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Savannah State College Student Uprising of 1963

Published on June 2017 | Categories: Documents | Downloads: 9 | Comments: 0



Dr. Otis Johnson’s lecture entitled “Savannah State College Student Uprising of 1963” illustrated his experiences as a student of Savannah State and even an African-American during that time. Students today may recognize our school as Savannah State University (SSU) but during Dr. Johnson’s enrollment the school was named Savannah State College (SSC). His presentation highlighted student activist who expressed their beliefs and concerns towards the issues that were developing. In may1963 exactly 400 students withdrew in total from Savannah State College to protest against the expulsion of two students. Bobby Hill and James Brown were the students expelled for their actions to support a non-tenured economics professor. The students were circulating a petition requesting college administration reconsider their decision not to renew the professor’s contract. Dr. Johnson provided descriptive examples on how administration and the student body handled the student’s protest and other adversities during his time at SSC. The lecture also covered information about Dr. Johnson’s life after attending SSC. One fact I found interesting was his accomplishment to be the first African-American student to attend Armstrong-Atlantic State University (AASU). Entering as a sophomore transfer student from Savannah State College in 1963, Johnson graduated from Armstrong with the class of 1964. Integration was only one of the challenges that affected AASU and its ability to expand as a university. A politician, Mayor to the City of Savannah, dean of the College of Liberal Arts and Social Sciences at SSU, District 2 alderman, and navy veteran all represent bookmarks in Dr. Otis Johnson historical timeline leading him through his path as influential leader in the African-American community.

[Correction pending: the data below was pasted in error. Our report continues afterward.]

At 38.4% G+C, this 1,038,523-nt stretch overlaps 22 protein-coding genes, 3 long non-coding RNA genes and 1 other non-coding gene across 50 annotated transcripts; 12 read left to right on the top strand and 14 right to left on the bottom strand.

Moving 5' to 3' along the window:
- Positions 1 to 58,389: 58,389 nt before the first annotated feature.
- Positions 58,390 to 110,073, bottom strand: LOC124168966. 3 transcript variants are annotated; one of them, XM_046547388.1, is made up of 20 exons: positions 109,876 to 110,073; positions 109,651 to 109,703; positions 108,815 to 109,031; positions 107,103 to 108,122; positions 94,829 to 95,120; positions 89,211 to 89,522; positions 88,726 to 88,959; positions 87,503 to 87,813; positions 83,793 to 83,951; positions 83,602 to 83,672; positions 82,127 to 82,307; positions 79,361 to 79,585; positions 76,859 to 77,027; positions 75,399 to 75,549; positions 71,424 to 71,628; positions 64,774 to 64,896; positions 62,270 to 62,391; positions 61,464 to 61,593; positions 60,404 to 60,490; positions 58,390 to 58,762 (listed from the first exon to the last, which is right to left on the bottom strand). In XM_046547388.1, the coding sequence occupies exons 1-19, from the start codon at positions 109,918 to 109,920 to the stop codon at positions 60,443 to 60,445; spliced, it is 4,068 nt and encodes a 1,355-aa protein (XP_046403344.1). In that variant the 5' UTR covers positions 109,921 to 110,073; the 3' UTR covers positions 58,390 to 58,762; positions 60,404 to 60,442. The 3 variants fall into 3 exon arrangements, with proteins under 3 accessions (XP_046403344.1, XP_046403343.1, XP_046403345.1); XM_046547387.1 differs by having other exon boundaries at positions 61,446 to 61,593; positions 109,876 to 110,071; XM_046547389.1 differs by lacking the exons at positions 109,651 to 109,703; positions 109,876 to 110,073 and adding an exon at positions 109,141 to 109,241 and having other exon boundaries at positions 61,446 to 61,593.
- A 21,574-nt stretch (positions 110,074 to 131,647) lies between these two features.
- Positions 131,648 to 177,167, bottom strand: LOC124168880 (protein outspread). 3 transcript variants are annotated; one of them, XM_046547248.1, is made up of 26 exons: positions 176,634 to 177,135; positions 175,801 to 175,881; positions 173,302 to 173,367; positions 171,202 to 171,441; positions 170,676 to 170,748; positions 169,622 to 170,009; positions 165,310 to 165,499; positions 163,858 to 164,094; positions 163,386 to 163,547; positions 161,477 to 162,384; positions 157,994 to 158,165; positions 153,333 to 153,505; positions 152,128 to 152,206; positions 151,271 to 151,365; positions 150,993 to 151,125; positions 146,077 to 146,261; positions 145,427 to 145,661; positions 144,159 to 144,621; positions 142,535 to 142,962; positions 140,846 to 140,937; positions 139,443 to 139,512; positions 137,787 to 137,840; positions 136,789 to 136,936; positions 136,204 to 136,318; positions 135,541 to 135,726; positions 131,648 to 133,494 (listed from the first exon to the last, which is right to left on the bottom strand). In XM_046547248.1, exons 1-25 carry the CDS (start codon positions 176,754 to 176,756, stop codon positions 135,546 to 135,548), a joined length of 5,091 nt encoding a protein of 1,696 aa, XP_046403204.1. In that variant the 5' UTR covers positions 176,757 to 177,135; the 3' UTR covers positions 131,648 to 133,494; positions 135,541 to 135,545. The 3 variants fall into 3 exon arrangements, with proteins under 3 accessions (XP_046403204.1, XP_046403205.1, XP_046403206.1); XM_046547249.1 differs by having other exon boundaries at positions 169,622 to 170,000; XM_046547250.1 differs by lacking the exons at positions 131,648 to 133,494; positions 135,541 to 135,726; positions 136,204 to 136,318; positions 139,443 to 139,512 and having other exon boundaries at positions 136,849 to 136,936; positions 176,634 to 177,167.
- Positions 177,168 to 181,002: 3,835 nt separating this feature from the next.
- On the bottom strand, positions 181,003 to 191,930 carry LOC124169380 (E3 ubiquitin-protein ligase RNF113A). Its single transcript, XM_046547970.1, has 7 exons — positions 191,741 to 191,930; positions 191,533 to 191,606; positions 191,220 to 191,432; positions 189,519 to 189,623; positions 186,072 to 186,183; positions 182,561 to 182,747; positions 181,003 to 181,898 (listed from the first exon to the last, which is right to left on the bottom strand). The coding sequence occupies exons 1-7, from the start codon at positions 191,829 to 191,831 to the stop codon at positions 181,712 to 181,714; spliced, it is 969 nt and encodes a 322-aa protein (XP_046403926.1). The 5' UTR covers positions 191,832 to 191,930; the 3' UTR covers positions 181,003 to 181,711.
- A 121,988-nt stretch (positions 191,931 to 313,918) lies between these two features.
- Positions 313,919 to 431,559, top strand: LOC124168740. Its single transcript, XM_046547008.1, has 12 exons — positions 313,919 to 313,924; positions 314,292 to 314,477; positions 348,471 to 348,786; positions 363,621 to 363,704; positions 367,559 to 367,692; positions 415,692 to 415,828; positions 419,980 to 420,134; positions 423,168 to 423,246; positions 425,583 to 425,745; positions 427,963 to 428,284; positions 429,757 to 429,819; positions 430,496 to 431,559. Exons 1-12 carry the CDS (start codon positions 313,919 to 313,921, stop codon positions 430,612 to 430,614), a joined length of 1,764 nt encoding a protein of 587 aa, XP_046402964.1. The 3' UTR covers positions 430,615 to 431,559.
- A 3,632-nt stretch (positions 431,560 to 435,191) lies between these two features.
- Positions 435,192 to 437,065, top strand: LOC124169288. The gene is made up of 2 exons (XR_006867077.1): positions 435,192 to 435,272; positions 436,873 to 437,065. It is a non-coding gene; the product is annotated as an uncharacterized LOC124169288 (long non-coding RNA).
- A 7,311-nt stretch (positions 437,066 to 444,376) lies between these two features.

Johnson recently discussed his eight years as mayor, his life in Savannah and his determination to break racial barriers, all of which culminated into what he called “a hellish” final year that put race relations and political agendas on a collision course.

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